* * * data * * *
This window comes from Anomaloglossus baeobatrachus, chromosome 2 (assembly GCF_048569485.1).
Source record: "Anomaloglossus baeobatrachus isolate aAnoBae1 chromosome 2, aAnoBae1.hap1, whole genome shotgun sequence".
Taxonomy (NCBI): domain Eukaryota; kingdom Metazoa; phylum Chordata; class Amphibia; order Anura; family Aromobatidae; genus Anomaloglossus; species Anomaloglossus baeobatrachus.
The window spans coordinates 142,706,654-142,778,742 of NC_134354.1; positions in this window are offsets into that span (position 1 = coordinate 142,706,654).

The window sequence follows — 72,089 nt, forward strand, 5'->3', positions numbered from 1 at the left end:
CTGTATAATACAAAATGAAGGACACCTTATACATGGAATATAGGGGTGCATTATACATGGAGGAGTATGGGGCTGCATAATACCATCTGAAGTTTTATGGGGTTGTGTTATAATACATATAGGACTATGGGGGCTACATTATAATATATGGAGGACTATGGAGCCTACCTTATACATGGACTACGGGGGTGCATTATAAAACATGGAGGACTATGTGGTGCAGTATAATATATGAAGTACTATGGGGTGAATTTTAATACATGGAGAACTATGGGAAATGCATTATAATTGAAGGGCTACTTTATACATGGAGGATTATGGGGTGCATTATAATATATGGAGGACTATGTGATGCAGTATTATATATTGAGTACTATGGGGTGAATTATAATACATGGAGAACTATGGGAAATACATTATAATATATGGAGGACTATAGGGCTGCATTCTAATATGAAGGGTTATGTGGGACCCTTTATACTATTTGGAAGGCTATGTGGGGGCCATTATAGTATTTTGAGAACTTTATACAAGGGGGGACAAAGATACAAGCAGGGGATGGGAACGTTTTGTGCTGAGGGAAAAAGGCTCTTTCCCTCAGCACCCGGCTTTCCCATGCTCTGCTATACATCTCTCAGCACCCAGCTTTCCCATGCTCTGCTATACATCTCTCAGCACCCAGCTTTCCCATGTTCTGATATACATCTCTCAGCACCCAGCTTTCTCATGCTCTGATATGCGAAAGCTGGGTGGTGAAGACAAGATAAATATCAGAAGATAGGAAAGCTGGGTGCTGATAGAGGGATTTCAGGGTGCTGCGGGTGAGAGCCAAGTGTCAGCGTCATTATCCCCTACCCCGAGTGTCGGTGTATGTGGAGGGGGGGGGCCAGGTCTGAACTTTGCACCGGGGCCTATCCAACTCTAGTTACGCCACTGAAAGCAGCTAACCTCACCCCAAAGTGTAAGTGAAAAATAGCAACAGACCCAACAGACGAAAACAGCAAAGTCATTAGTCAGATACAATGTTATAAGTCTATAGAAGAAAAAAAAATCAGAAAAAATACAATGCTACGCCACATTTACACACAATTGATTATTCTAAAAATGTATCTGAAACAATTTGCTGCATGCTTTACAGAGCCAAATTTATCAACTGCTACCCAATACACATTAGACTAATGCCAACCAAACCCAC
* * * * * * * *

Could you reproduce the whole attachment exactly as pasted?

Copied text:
This window comes from Anomaloglossus baeobatrachus, chromosome 2 (assembly GCF_048569485.1).
Source record: "Anomaloglossus baeobatrachus isolate aAnoBae1 chromosome 2, aAnoBae1.hap1, whole genome shotgun sequence".
Taxonomy (NCBI): domain Eukaryota; kingdom Metazoa; phylum Chordata; class Amphibia; order Anura; family Aromobatidae; genus Anomaloglossus; species Anomaloglossus baeobatrachus.
The window spans coordinates 142,706,654-142,778,742 of NC_134354.1; positions in this window are offsets into that span (position 1 = coordinate 142,706,654).

The window sequence follows — 72,089 nt, forward strand, 5'->3', positions numbered from 1 at the left end:
CTGTATAATACAAAATGAAGGACACCTTATACATGGAATATAGGGGTGCATTATACATGGAGGAGTATGGGGCTGCATAATACCATCTGAAGTTTTATGGGGTTGTGTTATAATACATATAGGACTATGGGGGCTACATTATAATATATGGAGGACTATGGAGCCTACCTTATACATGGACTACGGGGGTGCATTATAAAACATGGAGGACTATGTGGTGCAGTATAATATATGAAGTACTATGGGGTGAATTTTAATACATGGAGAACTATGGGAAATGCATTATAATTGAAGGGCTACTTTATACATGGAGGATTATGGGGTGCATTATAATATATGGAGGACTATGTGATGCAGTATTATATATTGAGTACTATGGGGTGAATTATAATACATGGAGAACTATGGGAAATACATTATAATATATGGAGGACTATAGGGCTGCATTCTAATATGAAGGGTTATGTGGGACCCTTTATACTATTTGGAAGGCTATGTGGGGGCCATTATAGTATTTTGAGAACTTTATACAAGGGGGGACAAAGATACAAGCAGGGGATGGGAACGTTTTGTGCTGAGGGAAAAAGGCTCTTTCCCTCAGCACCCGGCTTTCCCATGCTCTGCTATACATCTCTCAGCACCCAGCTTTCCCATGCTCTGCTATACATCTCTCAGCACCCAGCTTTCCCATGTTCTGATATACATCTCTCAGCACCCAGCTTTCTCATGCTCTGATATGCGAAAGCTGGGTGGTGAAGACAAGATAAATATCAGAAGATAGGAAAGCTGGGTGCTGATAGAGGGATTTCAGGGTGCTGCGGGTGAGAGCCAAGTGTCAGCGTCATTATCCCCTACCCCGAGTGTCGGTGTATGTGGAGGGGGGGGGCCAGGTCTGAACTTTGCACCGGGGCCTATCCAACTCTAGTTACGCCACTGAAAGCAGCTAACCTCACCCCAAAGTGTAAGTGAAAAATAGCAACAGACCCAACAGACGAAAACAGCAAAGTCATTAGTCAGATACAATGTTATAAGTCTATAGAAGAAAAAAAAATCAGAAAAAATACAATGCTACGCCACATTTACACACAATTGATTATTCTAAAAATGTATCTGAAACAATTTGCTGCATGCTTTACAGAGCCAAATTTATCAACTGCTACCCAATACACATTAGACTAATGCCAACCAAACCCAC